Nighttime hassles are often a problem with routine. Does he have the same routine, day in and day out, in the morning, at lunch, at playtime, in the late afternoon, dinner time, reading time, bath time, bed time? If not, the teeth-brushing stuff could really be about that. Also, watch Nanny 911 or similar, and you'll see that they use age-appropriate time-outs in situations like this. Go down to his level, use a kind but firm voice, and place him in his "time out spot" for a minute per year of age. Make sure he understands why he's there, how long he has to be there, and when it's over, give him praise, wash it all away, and go back to the fun activity or dinnertime. I don't have experience with the reward system, and while it makes something visible and tangible for them, I think the above poster is correct, in that it has to be monitored really well. Otherwise, you see parents in Target, hopelessly trying to scream at their kids that "you'll get a black star on the chart unless you quit crying" - those threats are absolutely harmful, I believe. You obviously don't sound like that, but it's something to keep in mind -- the chart/reward can start to become this all-encompassing barter system, instead of relying on explanation and more appropriate conversations.

For the sibling stuff, it seems that "we've been trying to make time for more one-on-one time" doesn't really sound like you're confident about that aspect. I would work on allowing one parent to spend time with him - rotate fairly often, but really make it so that each kid does get parent time without having to compete for attention.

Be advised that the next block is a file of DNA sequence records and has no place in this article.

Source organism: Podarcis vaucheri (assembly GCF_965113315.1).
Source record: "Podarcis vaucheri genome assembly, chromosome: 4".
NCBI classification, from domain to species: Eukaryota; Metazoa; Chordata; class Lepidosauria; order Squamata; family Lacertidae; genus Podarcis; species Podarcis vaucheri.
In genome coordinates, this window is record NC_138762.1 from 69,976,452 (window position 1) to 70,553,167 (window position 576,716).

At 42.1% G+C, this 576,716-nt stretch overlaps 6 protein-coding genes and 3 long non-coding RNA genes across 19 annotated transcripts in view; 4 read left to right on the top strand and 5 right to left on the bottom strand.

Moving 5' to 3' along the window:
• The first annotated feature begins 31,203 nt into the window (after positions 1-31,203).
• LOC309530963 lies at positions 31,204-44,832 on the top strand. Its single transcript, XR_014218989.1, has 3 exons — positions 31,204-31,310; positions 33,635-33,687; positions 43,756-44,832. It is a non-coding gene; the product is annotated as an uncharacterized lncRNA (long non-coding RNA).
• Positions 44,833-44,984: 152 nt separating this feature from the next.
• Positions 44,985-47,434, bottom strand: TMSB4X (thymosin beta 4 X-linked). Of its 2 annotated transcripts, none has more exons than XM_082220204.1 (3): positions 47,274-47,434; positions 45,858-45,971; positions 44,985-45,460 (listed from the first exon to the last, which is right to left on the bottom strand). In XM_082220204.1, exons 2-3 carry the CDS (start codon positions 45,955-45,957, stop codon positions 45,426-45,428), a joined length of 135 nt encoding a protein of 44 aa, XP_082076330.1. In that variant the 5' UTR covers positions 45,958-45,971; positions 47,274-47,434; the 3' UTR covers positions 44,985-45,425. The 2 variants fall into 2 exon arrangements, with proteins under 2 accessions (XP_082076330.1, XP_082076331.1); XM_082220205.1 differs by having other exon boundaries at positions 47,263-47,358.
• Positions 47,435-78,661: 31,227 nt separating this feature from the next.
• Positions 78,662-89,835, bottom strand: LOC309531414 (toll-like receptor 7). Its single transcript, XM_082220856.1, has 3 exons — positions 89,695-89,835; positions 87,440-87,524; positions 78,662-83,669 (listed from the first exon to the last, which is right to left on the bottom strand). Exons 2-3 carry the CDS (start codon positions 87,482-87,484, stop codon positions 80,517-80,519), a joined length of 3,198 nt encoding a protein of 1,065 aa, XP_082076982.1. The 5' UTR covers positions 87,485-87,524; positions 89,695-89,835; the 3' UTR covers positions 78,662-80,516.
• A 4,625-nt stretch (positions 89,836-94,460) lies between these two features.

Also, how much is the elder involved with the younger? Sometimes these tantrums are because they're expected to constantly be "mommy's little helper" and rule their life around the baby, and sometimes they're effectively shut-out of the caregiving. Neither extreme is ideal, so perhaps work on how he can "share" with his little brother, and even teach him a few things. But make sure to give him off time, where he can play by himself. Does he have his own room, or own play area?

sacre_bleu's wife is also right that at some ages, kids just go through these transitions. School is probably coming up, etc.; those things are just manifested in a different way for kids at different ages.
posted by fionab at 6:48 PM on September 1, 2005


Don't take this as an insult but I highly suggest you pick up the book Don't Shoot the Dog!: the New Art of Teaching and Training. It's not just for training dogs and will help you understand "carrot" conditioning of behaviour.
posted by dobbs at 6:53 PM on September 1, 2005


In my experience, you've got to basically just accept some level of this, since he's dealing with a huge life change that can't be a happy one for him. Nevertheless, being the dad of two young boys who are just about a year older--each--than yours, here's what we've found: